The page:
Tesla is rolling out a new level of autonomous driving on many of its Model S vehicles, as part of the latest update to version 7.0 of the car’s software.
The technology, which has been in testing for over a year in most markets where the Model S is sold, will be made available overnight to around 60,000 Model S cars built since last September and fitted with the ultrasonic sensors and forward-facing camera required for the system to work. Called Autopilot, it is designed primarily for motorway use, where it can switch between lanes without any direct steering input from the driver and react to traffic flow.
Tesla describes this generation of the software as “a public beta” and says that recognition of traffic lights and Stop signs will only come with the next update of the software. It is also recommending that customers keep their hands on the wheel.
The system uses four data sources - ultrasonic sensors right around the vehicle, a forward-facing camera that can read most road signs, forward radar that can see through fog, rain and snow, and what Tesla describes as “high-precision digital maps” that include pooled data on the number of lanes, curvature of the roads and even parking lots, all supplied by existing Model S usage.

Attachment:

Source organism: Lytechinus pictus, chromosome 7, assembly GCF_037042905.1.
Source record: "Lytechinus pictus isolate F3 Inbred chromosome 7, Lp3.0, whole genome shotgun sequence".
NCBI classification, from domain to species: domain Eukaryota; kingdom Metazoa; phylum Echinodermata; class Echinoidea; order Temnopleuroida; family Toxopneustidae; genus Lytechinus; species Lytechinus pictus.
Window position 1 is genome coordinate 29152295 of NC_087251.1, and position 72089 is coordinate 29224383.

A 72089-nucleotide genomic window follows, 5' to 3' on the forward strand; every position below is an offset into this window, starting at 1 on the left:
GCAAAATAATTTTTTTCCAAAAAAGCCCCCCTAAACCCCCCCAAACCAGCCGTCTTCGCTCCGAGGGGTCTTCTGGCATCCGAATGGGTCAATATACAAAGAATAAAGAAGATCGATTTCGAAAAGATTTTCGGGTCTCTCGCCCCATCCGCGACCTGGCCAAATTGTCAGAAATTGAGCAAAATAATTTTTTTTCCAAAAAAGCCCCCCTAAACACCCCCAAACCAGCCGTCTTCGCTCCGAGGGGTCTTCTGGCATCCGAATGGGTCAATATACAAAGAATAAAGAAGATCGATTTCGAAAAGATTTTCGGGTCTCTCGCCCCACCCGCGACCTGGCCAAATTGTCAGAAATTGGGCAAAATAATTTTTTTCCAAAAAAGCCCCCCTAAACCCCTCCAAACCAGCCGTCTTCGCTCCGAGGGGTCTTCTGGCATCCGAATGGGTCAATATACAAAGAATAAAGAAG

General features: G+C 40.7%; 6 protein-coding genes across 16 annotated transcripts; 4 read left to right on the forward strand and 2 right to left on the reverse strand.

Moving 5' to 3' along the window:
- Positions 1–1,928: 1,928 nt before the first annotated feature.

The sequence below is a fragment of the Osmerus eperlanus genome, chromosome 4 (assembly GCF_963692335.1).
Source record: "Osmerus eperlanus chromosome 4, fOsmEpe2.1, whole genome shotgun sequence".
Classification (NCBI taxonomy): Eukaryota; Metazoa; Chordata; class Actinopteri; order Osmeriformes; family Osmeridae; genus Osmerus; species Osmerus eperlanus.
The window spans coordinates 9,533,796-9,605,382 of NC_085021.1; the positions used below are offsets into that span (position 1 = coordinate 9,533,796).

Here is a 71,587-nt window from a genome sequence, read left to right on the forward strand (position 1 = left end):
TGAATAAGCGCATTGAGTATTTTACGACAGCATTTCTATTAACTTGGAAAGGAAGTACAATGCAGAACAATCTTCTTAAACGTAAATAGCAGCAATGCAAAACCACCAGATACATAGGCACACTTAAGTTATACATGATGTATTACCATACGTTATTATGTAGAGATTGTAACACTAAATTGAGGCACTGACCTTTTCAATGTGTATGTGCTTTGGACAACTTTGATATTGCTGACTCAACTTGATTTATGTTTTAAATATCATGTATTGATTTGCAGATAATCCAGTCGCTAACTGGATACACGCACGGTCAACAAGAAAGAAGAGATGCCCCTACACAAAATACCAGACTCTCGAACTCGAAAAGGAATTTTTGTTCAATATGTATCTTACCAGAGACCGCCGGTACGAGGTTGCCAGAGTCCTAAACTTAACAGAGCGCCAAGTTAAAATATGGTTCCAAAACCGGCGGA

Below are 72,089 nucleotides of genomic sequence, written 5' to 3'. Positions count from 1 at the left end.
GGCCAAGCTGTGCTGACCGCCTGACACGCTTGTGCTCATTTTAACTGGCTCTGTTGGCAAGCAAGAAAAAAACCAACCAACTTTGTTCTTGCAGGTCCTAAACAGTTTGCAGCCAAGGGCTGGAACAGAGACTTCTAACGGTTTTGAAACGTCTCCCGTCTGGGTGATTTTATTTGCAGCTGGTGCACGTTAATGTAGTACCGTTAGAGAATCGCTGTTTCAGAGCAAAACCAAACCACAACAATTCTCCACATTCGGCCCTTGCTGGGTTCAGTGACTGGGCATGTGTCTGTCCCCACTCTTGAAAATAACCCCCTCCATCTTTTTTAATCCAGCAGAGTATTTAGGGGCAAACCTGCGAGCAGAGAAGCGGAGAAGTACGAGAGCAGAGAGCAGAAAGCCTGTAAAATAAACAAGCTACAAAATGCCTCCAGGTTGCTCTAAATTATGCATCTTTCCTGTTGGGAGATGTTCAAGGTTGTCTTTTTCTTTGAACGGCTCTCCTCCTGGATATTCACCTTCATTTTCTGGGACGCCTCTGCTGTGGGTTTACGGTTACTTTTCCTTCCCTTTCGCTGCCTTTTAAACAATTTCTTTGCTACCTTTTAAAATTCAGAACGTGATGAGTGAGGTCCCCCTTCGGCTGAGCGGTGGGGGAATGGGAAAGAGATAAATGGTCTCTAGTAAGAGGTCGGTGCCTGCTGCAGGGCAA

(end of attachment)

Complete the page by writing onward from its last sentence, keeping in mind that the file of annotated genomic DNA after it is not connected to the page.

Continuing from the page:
The move was announced by Tesla boss Elon Musk at a press conference in the United States. He admitted that it was an early version of the technology, but said that Tesla’s connected network of vehicles would allow it to make rapid progress.
“We still think of this as a public beta,” he said, “so we want people to be quite careful with it at first. But it learns over time. The network of vehicles is constantly learning and as we release the software and more people enable Autopilot, the information about how to drive is uploaded to the network. Each driver is, in effect, an expert trainer in how the Autopilot should work. It’s a combination of a variety of systems and this can only really be done as a connected vehicle.”
Musk said that with its current levels of capability, the system would be best suited to well-marked roads and dense-traffic situations - but suggested that it could eventually gain enough autonomy to do away with conventional driving controls altogether. “It tends to work better in places where there are clear markings; it works best where the infrastructure is good,” he said.
“It’s a real boon in high-traffic situations. If you’re in slow-moving gridlock traffic, turn on Autopilot and it works really well - almost to the point where you can take your hands off the wheel. I won’t say to do that, but some people may.”